You can even begin to challenge yourself by getting intentional about what you’re working on. We mentioned this in quick passing at the very beginning of the article, but you can use passive tension to target muscles. It’s when you using your muscles like slingshot being pulled back. A great example would be a Romanian deadlift where your hamstrings will be stretched out then fire very efficiently.

You can also use active insufficiency to target some muscles by slackening others. So in a hip thrust your hamstrings will be shortened, when your knees are bent, making them so they can’t fire as well. This will allow your glutes to take over and do most of the work which will help an advanced lifter get the stimulus they need.

Strength exercises for women.

One of the biggest reasons our women have been so successful is that we make getting stronger a priority.

Goblet Squat

Quite possibly the most important movement you can do. A proper squat demonstrates you have adequate range-of-motion of your ankles, knees and hips and solid lower-body strength. Many women come in thinking they cannot squat because of previous knee pain. By keeping the range-of-motion small and teaching them proper technique, it is not long before they are squatting pain-free, with weights!

Key Points:

  • Start feet shoulder width with toes slightly pointed out
  • Stay tall with stomach braced throughout
  • Initiate movement by sitting back and pushing knees out
  • Go as low as you can with no pain and good neutral spine position
  • Finish tall with glutes squeezed
  • Start with 2-3 sets of 8 reps

Push-Up

One area that most women want to improve upon is upper-body strength. Our favorite exercise to improve just that is the push-up. Focus on this exercise and not only will your arms tone but you will build one solid core! If new to the push-up, be sure to start from and elevated position and work closer to the floor as your strength improves.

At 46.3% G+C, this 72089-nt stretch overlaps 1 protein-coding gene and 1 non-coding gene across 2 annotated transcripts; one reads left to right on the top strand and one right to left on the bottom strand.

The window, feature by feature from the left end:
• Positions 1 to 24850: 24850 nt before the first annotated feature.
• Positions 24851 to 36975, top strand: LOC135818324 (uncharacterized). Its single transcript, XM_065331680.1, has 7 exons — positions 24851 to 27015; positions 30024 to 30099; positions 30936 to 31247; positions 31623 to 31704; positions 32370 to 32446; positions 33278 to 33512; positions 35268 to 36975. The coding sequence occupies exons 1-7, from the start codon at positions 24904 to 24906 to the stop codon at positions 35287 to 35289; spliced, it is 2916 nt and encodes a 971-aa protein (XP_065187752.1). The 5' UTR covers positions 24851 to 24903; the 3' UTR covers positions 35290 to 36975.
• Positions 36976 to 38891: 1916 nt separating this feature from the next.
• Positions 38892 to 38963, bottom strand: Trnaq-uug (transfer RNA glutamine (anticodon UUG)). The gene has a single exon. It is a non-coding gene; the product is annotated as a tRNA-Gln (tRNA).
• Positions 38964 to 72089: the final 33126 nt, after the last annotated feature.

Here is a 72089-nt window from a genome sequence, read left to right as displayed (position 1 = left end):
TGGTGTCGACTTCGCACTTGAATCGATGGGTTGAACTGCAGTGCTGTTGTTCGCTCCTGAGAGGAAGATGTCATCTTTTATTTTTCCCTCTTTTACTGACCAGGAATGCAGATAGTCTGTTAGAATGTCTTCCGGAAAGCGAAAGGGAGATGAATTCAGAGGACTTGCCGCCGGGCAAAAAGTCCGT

Key Points:

  • Start hands directly under shoulders
  • Keep straight line from head to heels
  • Keep glutes squeezed and hips tucked
  • Lower entire body until arms are parallel with body
  • Keep arms back at 45 degree angle
  • Start with 3 sets of 6-10 reps

Wall-Press Dead-Bug

The dead-bug is one of our favorite ab exercises here at Dynamic. It is a great way to build anterior ab strength and is great for all levels. We use them in our warm-ups, strength circuits and even as part of our cardio finishers.

Key Points:

  • Start with hands on wall and low back flat to floor
  • Keep hands pressing into wall
  • Lift legs to 90 degrees, knees bent
  • Slowly reach one leg out, pause and exhale through mouth
  • Press low back into floor as you exhale
  • You should feel abs working
  • Start with 3 sets of 5 reps/leg

Inverted Row

Rows are a crucial exercise for keeping your shoulders healthy and improving the strength of your upper-back. We love the inverted over other traditional rowing exercises because they incorporate your entire body and are also great for building core strength. Talk about a win-win!

Key Points:

  • Start with straight line from head to heals, arms straight
  • Initiate movement by pulling shoulder blades towards each other
  • Pull yourself up, finishing arms in line with body
  • Finish by lowering yourself to starting position
  • Start with 3 sets of 8-10 reps

MIMI (Multi ion mask insert)

  • Can be worn with any facemask and provides additional heavy-duty protection.
  • Adult & Youth Sizes Available

KB Swing

Kettlebell swings are a staple for many of our members. The dynamic, fast paced motion makes the swing a great exercise for getting your heart-rate up and burning calories. The majority of the work comes from your hips, hamstrings and glutes making the swing a great choice for individuals with bad knees, feet and ankles. The hamstrings and glutes are two of the most important stabilizers of the knee so strengthening these two muscles is a must for improving knee pain.

Key Points:

  • Before trying the KB swing, be sure to master the Kettlebell Deadlift or RDL first 
  • Make sure all the work is done through your hips
  • Keep posture strong and tall throughout 
  • At the top position, finish tall with glutes squeezed and legs straight
  • Start with 8-10 swings followed by :30-:45 of rest for 6-10 rounds

Anti-Rotation Press

The anti-rotation press is our favorite exercise for that typically tough to hit area of your lateral oblique. By pressing the band out, your lateral obliques need to work double time to prevent yourself from rotating.

Key Points:

  • Set up in athletic position, feet shoulder width apart
  • Start cable handle or band at chest level with fingers interlocked
  • Brace abs throughout
  • Press handle or band out front so arms extend straight